The New Jersey Workers' Compensation act has a pretty liberal definition of who qualifies as an employee. To determine whether an individual is part of an employee-employers relationship the courts have devised two 'tests.' There is the 'control test' which asks what the nature of the relationship between the business and individual is. If the business has the right to supervise and control the individuals actions and how those actions should be completed, the courts would be hard pressed not to find that individual an employee. In the 'relative nature of the work' test the court will look at the relationship between employer and individual to determine if the individual relies on the earnings to live, and if the individual's duties are an essential part of the employers business.
When one or both of these tests is passed the state views the relationship as employer-employee.
Keep this in mind, as you read the following and think whether workers' compensation should be granted.
The Supreme Court of New Jersey will take up the case of a woman who was injured while working as a volunteer firefighter and is now seeking benefits.
The fundamentals of the case are that Jennifer Kocanowski, who had been volunteering for 14 years, was responding to a fire on March 6 2015 when she slipped and fell on ice. She subsequently underwent numerous operations to repair a broken right leg. Jennifer filed for workers' comp benefits, but Bridgewater Township objected to the claim. Their position is that because she was not collecting a salary, she is not entitled to benefits.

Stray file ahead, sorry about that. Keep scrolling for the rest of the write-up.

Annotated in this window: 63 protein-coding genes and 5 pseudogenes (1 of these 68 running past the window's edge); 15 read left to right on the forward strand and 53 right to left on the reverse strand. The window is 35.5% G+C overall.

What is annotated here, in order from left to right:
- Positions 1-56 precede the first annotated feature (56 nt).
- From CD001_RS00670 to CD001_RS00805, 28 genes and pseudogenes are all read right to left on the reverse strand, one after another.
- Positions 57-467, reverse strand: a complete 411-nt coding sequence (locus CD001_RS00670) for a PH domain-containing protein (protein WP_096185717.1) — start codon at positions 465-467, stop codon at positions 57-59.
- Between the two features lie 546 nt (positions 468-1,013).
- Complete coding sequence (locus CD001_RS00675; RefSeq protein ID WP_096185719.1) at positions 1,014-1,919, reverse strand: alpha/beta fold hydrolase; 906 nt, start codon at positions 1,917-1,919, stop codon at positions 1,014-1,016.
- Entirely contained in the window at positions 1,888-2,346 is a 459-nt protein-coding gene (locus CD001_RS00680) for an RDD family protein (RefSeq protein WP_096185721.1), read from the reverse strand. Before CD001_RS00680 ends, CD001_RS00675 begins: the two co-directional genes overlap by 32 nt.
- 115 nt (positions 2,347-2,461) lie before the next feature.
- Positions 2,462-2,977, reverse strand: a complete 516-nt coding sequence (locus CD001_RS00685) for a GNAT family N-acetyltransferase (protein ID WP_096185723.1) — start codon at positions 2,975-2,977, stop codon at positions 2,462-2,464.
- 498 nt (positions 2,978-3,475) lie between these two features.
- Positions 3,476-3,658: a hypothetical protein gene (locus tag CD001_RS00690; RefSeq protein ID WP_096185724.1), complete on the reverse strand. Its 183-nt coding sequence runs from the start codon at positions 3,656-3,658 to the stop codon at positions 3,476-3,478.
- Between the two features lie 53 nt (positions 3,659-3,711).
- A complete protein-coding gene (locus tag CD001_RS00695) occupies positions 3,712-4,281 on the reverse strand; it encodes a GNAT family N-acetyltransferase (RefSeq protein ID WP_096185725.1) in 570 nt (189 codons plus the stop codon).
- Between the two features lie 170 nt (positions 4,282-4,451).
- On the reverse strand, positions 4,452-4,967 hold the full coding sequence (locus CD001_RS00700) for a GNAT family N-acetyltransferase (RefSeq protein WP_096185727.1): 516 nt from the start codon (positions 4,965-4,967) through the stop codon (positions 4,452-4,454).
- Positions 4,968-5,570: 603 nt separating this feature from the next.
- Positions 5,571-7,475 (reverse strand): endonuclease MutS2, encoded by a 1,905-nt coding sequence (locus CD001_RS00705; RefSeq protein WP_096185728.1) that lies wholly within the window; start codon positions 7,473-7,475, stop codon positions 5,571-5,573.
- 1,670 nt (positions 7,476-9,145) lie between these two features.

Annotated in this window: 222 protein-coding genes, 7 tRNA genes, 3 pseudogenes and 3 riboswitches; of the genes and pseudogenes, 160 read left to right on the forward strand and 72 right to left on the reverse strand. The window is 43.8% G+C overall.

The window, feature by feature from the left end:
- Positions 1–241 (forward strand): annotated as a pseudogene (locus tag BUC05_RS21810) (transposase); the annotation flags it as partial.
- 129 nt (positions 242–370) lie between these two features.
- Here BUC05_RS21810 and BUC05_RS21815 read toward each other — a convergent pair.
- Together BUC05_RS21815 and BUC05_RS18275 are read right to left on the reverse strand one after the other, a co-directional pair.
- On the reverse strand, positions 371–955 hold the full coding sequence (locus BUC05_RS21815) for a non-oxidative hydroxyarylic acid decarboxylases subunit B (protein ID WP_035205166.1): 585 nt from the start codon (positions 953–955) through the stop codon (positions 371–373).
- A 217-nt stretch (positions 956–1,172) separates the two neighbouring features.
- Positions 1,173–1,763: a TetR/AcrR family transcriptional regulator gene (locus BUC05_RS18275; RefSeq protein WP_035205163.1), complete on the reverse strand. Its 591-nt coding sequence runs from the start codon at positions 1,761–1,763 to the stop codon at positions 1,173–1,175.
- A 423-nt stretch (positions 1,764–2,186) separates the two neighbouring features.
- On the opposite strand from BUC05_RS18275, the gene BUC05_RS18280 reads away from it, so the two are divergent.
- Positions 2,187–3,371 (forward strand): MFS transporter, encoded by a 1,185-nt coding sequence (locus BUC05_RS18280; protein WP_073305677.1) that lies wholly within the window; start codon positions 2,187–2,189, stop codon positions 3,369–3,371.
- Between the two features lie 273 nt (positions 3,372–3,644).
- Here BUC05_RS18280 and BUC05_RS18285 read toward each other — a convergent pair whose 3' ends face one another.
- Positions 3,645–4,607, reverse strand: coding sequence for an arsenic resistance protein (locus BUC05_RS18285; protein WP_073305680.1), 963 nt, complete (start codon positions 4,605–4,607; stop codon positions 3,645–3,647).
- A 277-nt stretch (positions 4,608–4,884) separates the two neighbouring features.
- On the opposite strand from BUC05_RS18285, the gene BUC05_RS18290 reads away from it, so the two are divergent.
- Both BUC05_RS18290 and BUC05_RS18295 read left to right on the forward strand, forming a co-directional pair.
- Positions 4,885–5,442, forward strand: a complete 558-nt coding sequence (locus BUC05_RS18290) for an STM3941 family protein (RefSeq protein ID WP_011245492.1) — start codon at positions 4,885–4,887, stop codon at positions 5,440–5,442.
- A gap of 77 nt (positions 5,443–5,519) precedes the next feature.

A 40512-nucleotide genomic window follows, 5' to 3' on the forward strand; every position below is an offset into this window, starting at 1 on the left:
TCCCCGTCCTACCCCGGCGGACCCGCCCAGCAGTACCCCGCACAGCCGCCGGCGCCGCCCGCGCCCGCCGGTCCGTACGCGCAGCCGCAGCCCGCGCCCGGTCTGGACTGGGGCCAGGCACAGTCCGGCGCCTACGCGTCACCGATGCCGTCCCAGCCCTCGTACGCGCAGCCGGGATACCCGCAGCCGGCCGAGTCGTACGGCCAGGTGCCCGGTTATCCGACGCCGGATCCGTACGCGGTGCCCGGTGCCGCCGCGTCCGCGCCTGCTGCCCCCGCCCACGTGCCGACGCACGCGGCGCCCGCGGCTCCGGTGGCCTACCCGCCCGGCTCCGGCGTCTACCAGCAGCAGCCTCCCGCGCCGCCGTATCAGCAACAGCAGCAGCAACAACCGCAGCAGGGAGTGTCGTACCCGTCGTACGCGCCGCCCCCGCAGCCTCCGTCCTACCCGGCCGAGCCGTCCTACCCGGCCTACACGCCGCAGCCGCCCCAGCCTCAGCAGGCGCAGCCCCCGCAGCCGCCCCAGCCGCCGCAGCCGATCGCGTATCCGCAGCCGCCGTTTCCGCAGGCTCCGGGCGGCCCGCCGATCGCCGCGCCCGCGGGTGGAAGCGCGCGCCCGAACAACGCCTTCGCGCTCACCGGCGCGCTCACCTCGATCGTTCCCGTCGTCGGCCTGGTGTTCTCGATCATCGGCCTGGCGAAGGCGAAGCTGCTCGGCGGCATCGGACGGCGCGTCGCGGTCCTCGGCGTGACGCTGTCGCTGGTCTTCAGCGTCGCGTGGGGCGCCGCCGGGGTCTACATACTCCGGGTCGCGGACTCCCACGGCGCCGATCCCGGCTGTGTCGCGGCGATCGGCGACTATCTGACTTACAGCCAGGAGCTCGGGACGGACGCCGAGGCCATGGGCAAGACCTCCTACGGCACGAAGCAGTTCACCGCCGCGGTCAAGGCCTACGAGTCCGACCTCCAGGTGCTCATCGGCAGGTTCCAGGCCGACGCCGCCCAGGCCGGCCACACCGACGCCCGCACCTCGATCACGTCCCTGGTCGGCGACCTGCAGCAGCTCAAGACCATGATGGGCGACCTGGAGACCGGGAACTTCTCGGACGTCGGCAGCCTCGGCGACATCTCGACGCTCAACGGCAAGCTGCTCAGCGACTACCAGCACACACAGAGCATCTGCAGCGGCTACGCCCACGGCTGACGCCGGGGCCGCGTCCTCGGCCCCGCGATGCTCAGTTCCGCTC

Although trained as a home nurse aid she had not worked since 2013. Appellate Judge Karen Suter wrote, “Kocanowski’s claim is at odds with the underlying reason for awarding temporary disability, which is to replace lost wages.”
It should be noted that Kocanowski was seeking $855 a week in compensation.
The big question the Supreme Court will be seeking to answer is whether a volunteer deserves to be compensated when there was no expectation of wages.
If you are seeking representation for a Workers' Compensation case call today for a free consultation 800-709-1131 or fill out a contact form on our website for a no-cost consultation.We hope to hear from you today!